Obama accomplished far more than expected, and has molded an impenetrable leftist legacy, that is ultimately aiming to reshape American politics, shifting its very roots to the left of where it is now. Dan Pfeiffer, one of Obama’s communication advisors, aptly said, “Winning three elections in a row can shift the tectonic plates of the political debate towards the left. Just look at how Reagan and his philosophy came to dominate politics for decades. That doesn’t happen if [Michael] Dukakis wins in ‘88.” Pfeiffer makes a strong argument, and one that we must acknowledge if any of us hope to continue the progressiveness Obama has gradually but effectively instilled into the very fabric of our government. If Clinton wins this presidency, something unprecedented will occur. The public understanding of the power of government, and the fundamental notion that the government draws its power from the consent of the governed, will exist not merely as a quixotic daydream but a slowly-shaped reality. Clinton is but a key player in a larger production, one that is weaving together a tightknit net of progress- of Democratic policy and heart. The Senate, the next Supreme Court Justice, and the House of Representatives are arguably even more critical to regain rather than Clinton’s presidency herself. Without a Democratic monopoly, without Democratic authority, even Bernie Sanders would have an extremely rough time getting things done.

Obama is revealing how crucial this election in in every speech he makes in support of Clinton. Obama is continuing his progress, his legacy, for the American people, and unapologetically. The Affordable Care Act, the Clean Air Act, DACA, and so, so many more effective, working progressive policies that previously seemed chimerical to the oppressed, will not hold their ground if we do not elect a Democratic president this November. A third term for Obama is a wish I make every day that we come closer to November 8th. This cannot be, unfortunately, but expansion of his foreground of progress is in sight. Hillary Clinton has disappointed an enormous number of Democrats, myself included- in fact, the unlikeability ratings of both of the candidates are the historically highest they’ve ever been- yet she is the sole chance we stand at continuing the tiptoe progress made by Obama. It is an incomplete progress. But incompletion is the reality of our political system. Our political structure is a result of bloody, merciless compromise that exploited the many in order to establish a sovereign nation; a quid pro quo between equality and sovereignty, if you will, and while I do not wish to justify this- I am horrified by so much of American history- I will say that a failure to recognize this now will be our ending. Compromise will happen and it must in order to reclaim the dreams Obama re-planted inside of our minds. To reclaim these dreams, we must accustom ourselves to growth- awkward, painful, often revealing the ugliest/least palatable parts of ourselves and country, but necessary to come out taller and more free.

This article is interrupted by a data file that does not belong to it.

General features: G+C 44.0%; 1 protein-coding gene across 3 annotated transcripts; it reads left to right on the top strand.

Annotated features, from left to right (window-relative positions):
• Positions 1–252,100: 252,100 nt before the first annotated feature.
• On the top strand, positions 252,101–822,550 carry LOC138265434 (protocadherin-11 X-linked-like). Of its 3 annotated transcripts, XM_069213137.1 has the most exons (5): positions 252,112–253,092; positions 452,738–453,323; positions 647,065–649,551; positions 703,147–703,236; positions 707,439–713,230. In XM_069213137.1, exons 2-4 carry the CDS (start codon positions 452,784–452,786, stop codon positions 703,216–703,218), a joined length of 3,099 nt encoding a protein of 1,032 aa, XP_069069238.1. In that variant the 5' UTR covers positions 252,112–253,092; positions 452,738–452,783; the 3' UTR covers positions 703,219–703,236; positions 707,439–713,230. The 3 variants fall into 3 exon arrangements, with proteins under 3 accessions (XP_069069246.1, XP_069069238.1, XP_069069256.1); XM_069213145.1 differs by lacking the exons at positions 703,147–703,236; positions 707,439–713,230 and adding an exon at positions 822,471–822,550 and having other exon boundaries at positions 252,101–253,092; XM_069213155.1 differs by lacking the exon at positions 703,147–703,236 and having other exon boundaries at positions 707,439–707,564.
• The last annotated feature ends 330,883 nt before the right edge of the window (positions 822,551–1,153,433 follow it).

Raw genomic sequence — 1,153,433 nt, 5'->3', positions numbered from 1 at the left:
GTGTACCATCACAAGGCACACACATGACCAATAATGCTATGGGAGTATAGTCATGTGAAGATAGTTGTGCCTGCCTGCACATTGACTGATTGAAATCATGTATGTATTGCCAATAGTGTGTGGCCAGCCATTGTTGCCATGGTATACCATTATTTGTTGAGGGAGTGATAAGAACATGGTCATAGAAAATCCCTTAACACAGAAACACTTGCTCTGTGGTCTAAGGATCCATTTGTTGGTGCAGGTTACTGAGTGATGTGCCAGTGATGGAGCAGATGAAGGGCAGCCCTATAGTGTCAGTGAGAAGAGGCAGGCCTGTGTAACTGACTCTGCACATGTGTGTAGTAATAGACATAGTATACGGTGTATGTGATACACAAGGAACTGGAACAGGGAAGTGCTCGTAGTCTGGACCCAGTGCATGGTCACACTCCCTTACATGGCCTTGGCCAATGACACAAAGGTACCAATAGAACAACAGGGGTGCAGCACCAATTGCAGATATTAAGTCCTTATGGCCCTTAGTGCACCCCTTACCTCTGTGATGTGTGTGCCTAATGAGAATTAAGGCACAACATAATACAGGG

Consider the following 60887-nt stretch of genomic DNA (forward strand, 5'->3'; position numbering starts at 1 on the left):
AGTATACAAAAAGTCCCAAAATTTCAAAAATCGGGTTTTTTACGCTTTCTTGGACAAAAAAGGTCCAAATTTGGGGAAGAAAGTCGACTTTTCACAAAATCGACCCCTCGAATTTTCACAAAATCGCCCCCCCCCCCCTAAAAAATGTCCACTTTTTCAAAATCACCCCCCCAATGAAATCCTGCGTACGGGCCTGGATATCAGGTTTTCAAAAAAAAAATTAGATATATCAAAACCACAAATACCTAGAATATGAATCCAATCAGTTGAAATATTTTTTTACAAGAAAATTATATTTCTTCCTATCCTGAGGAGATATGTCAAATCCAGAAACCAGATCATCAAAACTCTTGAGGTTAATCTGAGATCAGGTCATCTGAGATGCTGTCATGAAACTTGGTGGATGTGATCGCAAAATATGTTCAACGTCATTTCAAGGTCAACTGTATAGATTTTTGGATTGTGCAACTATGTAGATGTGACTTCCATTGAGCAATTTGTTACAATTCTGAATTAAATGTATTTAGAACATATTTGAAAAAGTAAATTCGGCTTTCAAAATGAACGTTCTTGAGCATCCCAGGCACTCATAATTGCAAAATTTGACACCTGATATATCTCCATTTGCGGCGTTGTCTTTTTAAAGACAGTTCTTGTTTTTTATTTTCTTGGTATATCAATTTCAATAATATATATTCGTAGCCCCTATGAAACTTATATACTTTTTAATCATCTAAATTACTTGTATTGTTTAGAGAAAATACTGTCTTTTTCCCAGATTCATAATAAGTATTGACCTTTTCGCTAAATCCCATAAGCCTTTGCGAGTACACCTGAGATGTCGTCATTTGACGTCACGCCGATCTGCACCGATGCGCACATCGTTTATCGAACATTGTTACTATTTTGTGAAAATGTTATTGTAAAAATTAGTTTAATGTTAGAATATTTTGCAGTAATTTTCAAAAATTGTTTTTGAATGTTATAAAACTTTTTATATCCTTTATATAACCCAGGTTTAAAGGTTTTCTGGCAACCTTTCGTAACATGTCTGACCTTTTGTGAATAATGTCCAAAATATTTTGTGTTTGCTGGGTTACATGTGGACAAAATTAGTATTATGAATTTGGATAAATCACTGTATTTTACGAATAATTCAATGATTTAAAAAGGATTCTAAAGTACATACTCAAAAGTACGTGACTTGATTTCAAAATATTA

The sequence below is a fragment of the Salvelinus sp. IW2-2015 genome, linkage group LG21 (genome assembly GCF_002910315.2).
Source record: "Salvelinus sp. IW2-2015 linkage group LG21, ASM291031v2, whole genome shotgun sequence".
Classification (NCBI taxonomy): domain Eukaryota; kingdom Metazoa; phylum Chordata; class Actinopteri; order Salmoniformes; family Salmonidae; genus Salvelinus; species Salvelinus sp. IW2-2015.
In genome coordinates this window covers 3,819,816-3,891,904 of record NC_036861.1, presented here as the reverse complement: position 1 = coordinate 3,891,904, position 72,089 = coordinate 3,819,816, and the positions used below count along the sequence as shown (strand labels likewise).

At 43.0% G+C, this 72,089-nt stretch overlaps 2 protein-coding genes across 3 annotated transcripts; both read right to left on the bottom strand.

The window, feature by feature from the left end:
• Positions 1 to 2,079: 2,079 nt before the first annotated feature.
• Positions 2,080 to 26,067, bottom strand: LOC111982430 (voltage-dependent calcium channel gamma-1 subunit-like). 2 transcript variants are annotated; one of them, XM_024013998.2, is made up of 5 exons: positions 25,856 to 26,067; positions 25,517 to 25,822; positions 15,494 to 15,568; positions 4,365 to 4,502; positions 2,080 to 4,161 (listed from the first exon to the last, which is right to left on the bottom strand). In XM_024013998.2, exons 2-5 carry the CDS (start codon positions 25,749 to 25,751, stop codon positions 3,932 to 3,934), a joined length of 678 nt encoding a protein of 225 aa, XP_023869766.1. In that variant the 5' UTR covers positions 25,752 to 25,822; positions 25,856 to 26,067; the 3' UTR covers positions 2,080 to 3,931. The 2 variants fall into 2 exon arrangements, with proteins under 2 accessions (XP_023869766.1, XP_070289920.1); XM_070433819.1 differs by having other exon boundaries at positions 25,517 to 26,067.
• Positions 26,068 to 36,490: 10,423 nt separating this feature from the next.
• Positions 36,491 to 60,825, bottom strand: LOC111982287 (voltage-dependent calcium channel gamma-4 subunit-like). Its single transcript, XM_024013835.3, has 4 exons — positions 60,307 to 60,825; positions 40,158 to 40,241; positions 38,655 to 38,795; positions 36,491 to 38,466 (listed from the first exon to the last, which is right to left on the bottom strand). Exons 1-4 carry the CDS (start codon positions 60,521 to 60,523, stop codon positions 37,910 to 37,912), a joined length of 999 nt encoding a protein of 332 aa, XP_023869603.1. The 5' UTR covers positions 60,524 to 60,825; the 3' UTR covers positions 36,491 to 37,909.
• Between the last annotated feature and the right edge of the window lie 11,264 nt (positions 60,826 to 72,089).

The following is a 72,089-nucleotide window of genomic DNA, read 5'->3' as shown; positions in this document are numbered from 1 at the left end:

#SofiaSears #Obama #election2016 #hyperpartisanship

The opinions expressed above are solely those of the author, and in no way reflect the opinions of Bridge the Divide or its affiliates.